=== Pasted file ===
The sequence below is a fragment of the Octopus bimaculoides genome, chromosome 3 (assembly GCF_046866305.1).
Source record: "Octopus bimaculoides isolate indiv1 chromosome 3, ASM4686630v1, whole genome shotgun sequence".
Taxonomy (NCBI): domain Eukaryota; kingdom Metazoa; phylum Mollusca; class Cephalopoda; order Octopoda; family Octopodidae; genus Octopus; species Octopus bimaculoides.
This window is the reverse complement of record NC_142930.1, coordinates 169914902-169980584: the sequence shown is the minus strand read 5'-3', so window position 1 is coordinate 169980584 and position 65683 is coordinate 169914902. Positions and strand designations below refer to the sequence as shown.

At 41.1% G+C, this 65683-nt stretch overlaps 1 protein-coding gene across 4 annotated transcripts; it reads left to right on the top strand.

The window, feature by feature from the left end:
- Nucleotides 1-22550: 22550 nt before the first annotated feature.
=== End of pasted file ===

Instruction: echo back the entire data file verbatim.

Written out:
The sequence below is a fragment of the Octopus bimaculoides genome, chromosome 3 (assembly GCF_046866305.1).
Source record: "Octopus bimaculoides isolate indiv1 chromosome 3, ASM4686630v1, whole genome shotgun sequence".
Taxonomy (NCBI): domain Eukaryota; kingdom Metazoa; phylum Mollusca; class Cephalopoda; order Octopoda; family Octopodidae; genus Octopus; species Octopus bimaculoides.
This window is the reverse complement of record NC_142930.1, coordinates 169914902-169980584: the sequence shown is the minus strand read 5'-3', so window position 1 is coordinate 169980584 and position 65683 is coordinate 169914902. Positions and strand designations below refer to the sequence as shown.

At 41.1% G+C, this 65683-nt stretch overlaps 1 protein-coding gene across 4 annotated transcripts; it reads left to right on the top strand.

The window, feature by feature from the left end:
- Nucleotides 1-22550: 22550 nt before the first annotated feature.